The incident at issue stemmed from a nurse’s complaint filed in May 2018.  

An HHS investigation found that the hospital “intentionally, unnecessarily and knowingly” scheduled nurses who had moral or religious objection to abortion to assist in abortion procedures and that the hospital discriminates against health care personnel who object to abortion. 

“UVMMC has forced and attempted to force health care personnel (including nurses) into assisting with abortion over their conscience-based objections,” Severino wrote.  

The nurse in the case, a Catholic, told investigators she had been led to believe a procedure she was scheduled for was not an elective abortion. She then told investigators she objected when she discovered that it was. 

However, the nurse said, she was coerced into taking part in the abortion and feared she would be fired or reported to licensing authorities if she objected, Severino wrote.  

The hospital investigated and did not substantiate the claims made by the nurse, who no longer works at the hospital, a statement from the medical center said at that time. 

In announcing the lawsuit in December 2020, the Justice Department issued a press release headlined, “Justice Department Defends Health Care Workers from Being Forced to Perform Abortions with Vermont Lawsuit.” 

Severino resigned from his position on Jan 15, just days before the change in presidential administrations. 

The case has attracted national attention since it became public in an article published in the summer of 2019 by The Atlantic. 

Since the legal action was brought, the political nature of it has been at its center, with claims that the Trump administration was pursuing the matter as a play to his political base, which included antiabortion activists and social conservatives. 

The initial complaint was filed by Francis Manion, a lawyer for the right-wing American Center for Law and Justice, who represented  the nurse. Jay Sekulow is the chief counsel of the American Center for Law and Justice. He played a key role as part of Trump’s legal team advising him in connection with investigations into Russian interference in the 2016 election.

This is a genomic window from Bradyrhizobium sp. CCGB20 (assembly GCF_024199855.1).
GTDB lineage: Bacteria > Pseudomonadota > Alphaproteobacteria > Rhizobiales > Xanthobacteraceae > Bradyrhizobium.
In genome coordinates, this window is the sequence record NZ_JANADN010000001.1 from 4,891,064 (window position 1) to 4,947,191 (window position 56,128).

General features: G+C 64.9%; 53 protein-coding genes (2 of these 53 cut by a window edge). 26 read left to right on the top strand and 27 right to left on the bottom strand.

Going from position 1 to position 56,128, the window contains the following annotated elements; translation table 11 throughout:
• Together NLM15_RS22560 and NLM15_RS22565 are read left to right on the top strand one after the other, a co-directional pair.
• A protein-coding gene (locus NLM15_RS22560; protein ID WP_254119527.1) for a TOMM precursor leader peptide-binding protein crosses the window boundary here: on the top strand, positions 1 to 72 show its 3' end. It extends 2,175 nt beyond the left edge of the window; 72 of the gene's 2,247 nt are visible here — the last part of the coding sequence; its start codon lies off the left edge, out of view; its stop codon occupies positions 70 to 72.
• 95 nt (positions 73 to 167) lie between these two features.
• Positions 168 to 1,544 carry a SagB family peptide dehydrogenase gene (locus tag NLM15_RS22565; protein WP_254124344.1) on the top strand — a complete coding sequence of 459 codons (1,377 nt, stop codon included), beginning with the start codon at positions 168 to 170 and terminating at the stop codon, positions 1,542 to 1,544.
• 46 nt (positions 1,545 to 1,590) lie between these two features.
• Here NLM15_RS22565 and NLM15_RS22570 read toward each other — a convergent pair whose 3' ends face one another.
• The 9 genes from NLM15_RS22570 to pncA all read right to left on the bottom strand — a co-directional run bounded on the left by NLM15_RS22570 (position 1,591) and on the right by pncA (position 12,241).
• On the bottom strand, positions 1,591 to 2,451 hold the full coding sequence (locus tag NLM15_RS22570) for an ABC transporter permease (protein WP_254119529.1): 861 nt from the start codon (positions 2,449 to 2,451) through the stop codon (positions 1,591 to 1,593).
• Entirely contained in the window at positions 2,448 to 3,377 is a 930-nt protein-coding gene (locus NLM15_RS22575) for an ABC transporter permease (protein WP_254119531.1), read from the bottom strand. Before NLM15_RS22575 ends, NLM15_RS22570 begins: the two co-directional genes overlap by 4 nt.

In the days before the lawsuit was filed in December 2020, Leffler, UVM president, had strong words directed at the HHS’ Office of Civil Rights, saying that its “latest threats are not just baseless from a legal standpoint, they’re an attack on reproductive care and we will do everything we can to protect our patients’ access to the services they need.’

Meagan Gallagher, president and CEO of Planned Parenthood Vermont Action Fund, was more direct in December 2020 in calling out what she said was a political ploy by the Trump administration.

“This latest attack on the UVM Medical Center is nothing more than a political game by a lame-duck administration,” Gallagher said. “As health care providers, we will continue doing everything we can to ensure that patients have access to compassionate abortion care.”

In a statement Monday, Lucy Leriche, vice president of Planned Parenthood Vermont Action Fund, reiterated those comments. 

“The Department of Justice did the right thing by dropping this politically motivated lawsuit against UVM Medical Center,” Leriche said. “For patients, health care is personal, not political, and it is time to end government interference when it comes to abortion care.”

The lawsuit had never moved forward since the Biden administration took office in January, with no substantive motions filed in case for the past several months prior to the notice of dismissal Friday.